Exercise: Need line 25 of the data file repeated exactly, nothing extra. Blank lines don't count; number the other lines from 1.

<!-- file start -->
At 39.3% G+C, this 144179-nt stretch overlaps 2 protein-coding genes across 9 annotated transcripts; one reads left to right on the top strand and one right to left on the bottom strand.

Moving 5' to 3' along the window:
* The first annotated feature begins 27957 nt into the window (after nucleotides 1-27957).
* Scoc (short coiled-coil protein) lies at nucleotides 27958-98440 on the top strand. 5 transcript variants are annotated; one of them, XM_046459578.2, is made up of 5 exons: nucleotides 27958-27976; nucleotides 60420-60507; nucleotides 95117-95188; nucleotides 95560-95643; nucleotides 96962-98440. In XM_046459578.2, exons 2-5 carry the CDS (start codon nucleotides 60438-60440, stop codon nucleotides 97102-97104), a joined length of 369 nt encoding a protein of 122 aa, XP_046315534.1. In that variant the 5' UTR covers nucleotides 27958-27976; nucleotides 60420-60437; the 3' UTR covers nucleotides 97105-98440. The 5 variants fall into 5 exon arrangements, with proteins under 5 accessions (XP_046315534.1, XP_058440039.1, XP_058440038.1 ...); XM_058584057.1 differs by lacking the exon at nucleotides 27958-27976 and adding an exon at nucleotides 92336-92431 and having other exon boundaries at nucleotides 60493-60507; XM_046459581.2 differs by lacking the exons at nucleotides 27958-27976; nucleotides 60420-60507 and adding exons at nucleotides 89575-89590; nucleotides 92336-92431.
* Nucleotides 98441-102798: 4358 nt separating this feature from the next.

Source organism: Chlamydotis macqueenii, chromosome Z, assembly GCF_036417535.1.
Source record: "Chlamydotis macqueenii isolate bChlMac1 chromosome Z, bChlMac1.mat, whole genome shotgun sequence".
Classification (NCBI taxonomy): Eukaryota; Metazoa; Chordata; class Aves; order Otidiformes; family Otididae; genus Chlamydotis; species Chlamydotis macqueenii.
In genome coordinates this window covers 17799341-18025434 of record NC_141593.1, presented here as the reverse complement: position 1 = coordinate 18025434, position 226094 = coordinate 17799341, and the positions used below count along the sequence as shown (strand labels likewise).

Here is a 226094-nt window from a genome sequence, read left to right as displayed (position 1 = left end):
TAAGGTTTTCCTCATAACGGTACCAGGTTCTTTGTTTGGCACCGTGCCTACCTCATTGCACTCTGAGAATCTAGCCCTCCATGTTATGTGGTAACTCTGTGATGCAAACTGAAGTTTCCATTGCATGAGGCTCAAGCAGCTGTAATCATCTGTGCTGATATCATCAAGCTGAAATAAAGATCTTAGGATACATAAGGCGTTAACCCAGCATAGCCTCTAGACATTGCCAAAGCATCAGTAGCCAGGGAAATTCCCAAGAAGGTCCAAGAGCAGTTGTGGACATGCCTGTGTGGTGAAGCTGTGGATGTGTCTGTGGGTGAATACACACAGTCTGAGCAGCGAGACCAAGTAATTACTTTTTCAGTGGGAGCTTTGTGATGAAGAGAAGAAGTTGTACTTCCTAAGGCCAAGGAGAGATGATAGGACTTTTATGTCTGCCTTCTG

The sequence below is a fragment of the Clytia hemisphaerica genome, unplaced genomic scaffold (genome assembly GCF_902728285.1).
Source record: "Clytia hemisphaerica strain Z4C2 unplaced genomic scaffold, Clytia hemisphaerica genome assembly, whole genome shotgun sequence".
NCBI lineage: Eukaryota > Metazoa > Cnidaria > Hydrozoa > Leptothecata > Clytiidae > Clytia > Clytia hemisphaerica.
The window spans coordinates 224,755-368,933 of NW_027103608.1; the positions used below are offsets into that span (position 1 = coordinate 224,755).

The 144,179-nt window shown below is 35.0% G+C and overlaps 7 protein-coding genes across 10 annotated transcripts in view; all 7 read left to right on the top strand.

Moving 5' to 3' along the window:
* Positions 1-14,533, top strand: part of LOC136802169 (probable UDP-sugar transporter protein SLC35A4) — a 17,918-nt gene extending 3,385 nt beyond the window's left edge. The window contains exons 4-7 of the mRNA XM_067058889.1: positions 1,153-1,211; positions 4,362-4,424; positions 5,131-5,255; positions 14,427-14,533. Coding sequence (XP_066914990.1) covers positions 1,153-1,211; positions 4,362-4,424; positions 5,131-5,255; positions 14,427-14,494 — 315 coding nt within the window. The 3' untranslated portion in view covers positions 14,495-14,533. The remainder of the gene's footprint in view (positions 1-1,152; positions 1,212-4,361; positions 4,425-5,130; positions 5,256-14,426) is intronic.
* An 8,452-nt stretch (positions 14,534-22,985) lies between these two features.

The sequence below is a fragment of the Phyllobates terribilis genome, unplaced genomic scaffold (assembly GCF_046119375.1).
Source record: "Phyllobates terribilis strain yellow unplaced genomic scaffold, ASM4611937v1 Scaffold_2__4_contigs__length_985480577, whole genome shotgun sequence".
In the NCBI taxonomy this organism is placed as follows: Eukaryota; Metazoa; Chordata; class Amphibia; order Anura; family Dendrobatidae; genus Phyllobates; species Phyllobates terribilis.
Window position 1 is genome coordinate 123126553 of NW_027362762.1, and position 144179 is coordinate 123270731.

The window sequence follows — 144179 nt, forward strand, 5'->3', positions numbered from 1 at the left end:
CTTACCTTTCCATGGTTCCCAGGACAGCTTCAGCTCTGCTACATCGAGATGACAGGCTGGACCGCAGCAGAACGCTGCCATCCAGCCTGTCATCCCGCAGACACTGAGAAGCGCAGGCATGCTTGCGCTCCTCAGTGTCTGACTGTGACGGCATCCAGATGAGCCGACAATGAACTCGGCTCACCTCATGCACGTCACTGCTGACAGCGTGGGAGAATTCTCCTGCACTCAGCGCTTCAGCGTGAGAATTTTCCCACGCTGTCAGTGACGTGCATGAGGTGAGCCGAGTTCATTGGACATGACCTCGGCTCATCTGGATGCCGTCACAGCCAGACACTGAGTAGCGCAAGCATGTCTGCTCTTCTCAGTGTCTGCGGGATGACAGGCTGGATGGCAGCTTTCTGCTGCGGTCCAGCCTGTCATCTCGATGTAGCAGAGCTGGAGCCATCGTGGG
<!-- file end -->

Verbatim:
CTTACCTTTCCATGGTTCCCAGGACAGCTTCAGCTCTGCTACATCGAGATGACAGGCTGGACCGCAGCAGAACGCTGCCATCCAGCCTGTCATCCCGCAGACACTGAGAAGCGCAGGCATGCTTGCGCTCCTCAGTGTCTGACTGTGACGGCATCCAGATGAGCCGACAATGAACTCGGCTCACCTCATGCACGTCACTGCTGACAGCGTGGGAGAATTCTCCTGCACTCAGCGCTTCAGCGTGAGAATTTTCCCACGCTGTCAGTGACGTGCATGAGGTGAGCCGAGTTCATTGGACATGACCTCGGCTCATCTGGATGCCGTCACAGCCAGACACTGAGTAGCGCAAGCATGTCTGCTCTTCTCAGTGTCTGCGGGATGACAGGCTGGATGGCAGCTTTCTGCTGCGGTCCAGCCTGTCATCTCGATGTAGCAGAGCTGGAGCCATCGTGGG